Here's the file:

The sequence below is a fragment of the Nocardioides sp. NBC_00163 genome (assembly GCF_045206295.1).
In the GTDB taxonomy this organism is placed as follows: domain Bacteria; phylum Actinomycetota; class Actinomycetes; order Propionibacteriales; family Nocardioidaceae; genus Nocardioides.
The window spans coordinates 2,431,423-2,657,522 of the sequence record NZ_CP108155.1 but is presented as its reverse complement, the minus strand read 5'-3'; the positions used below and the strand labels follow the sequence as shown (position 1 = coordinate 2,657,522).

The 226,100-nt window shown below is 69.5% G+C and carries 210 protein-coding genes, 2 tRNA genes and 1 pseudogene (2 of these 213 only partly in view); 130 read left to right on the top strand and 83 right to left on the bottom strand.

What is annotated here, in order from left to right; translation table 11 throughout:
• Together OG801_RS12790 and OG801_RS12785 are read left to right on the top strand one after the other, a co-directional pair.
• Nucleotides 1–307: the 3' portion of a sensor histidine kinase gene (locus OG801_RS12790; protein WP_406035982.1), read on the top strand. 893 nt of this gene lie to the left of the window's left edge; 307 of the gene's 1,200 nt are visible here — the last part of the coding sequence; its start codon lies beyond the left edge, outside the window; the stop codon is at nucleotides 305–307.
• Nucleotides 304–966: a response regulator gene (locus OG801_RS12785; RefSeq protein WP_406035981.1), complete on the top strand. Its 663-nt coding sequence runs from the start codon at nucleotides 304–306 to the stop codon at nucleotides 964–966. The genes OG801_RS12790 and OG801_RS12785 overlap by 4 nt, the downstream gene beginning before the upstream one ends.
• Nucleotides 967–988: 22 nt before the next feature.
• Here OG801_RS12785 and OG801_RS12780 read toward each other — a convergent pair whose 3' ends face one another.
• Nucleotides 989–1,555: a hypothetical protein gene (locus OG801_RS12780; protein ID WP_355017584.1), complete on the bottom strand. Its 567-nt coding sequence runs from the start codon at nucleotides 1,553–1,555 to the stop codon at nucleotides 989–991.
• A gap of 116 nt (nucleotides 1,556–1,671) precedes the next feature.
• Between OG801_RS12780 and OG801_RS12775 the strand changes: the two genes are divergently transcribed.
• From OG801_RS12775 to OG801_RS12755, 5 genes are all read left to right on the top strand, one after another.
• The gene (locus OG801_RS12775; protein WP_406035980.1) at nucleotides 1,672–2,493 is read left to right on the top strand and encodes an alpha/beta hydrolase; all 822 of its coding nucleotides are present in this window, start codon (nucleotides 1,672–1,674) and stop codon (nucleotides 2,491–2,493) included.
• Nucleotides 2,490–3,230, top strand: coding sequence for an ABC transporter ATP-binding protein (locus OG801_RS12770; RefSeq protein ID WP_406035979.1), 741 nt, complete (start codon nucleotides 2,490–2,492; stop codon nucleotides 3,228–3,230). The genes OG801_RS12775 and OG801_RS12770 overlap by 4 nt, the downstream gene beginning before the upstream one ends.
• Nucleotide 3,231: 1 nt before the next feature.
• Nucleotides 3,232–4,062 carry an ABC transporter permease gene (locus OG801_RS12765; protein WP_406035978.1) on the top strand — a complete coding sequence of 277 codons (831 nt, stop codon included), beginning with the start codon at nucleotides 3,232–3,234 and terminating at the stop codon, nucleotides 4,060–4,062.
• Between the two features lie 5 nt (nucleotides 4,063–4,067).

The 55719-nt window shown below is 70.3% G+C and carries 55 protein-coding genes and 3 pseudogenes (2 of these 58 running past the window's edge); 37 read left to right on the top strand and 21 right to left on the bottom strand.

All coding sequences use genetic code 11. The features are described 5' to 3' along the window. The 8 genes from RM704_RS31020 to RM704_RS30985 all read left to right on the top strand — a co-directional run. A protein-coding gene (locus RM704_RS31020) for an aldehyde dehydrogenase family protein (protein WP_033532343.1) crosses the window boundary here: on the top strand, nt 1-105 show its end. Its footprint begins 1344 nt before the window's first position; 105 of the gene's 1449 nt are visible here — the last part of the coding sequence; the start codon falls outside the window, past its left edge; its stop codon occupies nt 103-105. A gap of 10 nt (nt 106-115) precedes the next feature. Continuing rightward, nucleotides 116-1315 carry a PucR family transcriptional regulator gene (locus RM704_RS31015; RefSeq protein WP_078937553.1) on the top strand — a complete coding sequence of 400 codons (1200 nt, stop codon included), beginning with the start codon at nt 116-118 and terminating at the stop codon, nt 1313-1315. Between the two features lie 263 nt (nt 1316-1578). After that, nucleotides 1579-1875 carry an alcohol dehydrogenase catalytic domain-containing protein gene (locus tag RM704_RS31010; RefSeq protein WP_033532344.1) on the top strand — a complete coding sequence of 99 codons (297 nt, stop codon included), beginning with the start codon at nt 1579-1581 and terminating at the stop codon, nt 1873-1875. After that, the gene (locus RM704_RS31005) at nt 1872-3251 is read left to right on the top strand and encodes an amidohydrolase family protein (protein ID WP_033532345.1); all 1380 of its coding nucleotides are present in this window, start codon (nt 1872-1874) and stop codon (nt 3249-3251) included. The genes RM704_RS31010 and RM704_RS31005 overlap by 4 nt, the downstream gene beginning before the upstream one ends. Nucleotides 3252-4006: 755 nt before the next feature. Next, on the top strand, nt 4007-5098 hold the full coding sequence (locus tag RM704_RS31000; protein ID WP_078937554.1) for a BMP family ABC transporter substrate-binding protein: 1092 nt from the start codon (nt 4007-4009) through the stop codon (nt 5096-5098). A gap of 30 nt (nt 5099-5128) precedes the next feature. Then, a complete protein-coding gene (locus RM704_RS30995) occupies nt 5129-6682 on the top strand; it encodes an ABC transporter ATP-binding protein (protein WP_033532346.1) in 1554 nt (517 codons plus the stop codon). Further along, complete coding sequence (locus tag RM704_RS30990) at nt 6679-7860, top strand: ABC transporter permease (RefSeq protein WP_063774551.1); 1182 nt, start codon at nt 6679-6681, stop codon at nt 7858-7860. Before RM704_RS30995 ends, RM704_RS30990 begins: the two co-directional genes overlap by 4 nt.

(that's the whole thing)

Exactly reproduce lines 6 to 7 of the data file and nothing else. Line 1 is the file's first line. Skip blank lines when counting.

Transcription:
• Together OG801_RS12790 and OG801_RS12785 are read left to right on the top strand one after the other, a co-directional pair.
• Nucleotides 1–307: the 3' portion of a sensor histidine kinase gene (locus OG801_RS12790; protein WP_406035982.1), read on the top strand. 893 nt of this gene lie to the left of the window's left edge; 307 of the gene's 1,200 nt are visible here — the last part of the coding sequence; its start codon lies beyond the left edge, outside the window; the stop codon is at nucleotides 305–307.